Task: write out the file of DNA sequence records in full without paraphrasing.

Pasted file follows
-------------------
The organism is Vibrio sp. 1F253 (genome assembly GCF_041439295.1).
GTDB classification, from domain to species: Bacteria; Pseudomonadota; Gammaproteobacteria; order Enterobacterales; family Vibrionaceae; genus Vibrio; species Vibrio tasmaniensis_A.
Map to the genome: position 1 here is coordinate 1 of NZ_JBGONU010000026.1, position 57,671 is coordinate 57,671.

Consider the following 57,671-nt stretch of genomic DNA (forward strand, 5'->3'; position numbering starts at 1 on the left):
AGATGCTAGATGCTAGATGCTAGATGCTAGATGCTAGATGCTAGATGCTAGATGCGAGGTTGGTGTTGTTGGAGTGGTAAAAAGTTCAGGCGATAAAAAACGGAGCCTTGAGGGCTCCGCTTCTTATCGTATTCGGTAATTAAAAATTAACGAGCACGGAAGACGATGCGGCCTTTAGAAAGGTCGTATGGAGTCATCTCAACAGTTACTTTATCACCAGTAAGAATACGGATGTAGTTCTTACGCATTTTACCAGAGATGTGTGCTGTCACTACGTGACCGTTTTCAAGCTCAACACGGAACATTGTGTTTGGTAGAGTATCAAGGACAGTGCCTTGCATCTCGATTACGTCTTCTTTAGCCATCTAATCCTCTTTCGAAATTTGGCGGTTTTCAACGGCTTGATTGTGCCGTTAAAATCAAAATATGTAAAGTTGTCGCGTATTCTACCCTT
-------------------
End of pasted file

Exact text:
The organism is Vibrio sp. 1F253 (genome assembly GCF_041439295.1).
GTDB classification, from domain to species: Bacteria; Pseudomonadota; Gammaproteobacteria; order Enterobacterales; family Vibrionaceae; genus Vibrio; species Vibrio tasmaniensis_A.
Map to the genome: position 1 here is coordinate 1 of NZ_JBGONU010000026.1, position 57,671 is coordinate 57,671.

Consider the following 57,671-nt stretch of genomic DNA (forward strand, 5'->3'; position numbering starts at 1 on the left):
AGATGCTAGATGCTAGATGCTAGATGCTAGATGCTAGATGCTAGATGCTAGATGCGAGGTTGGTGTTGTTGGAGTGGTAAAAAGTTCAGGCGATAAAAAACGGAGCCTTGAGGGCTCCGCTTCTTATCGTATTCGGTAATTAAAAATTAACGAGCACGGAAGACGATGCGGCCTTTAGAAAGGTCGTATGGAGTCATCTCAACAGTTACTTTATCACCAGTAAGAATACGGATGTAGTTCTTACGCATTTTACCAGAGATGTGTGCTGTCACTACGTGACCGTTTTCAAGCTCAACACGGAACATTGTGTTTGGTAGAGTATCAAGGACAGTGCCTTGCATCTCGATTACGTCTTCTTTAGCCATCTAATCCTCTTTCGAAATTTGGCGGTTTTCAACGGCTTGATTGTGCCGTTAAAATCAAAATATGTAAAGTTGTCGCGTATTCTACCCTT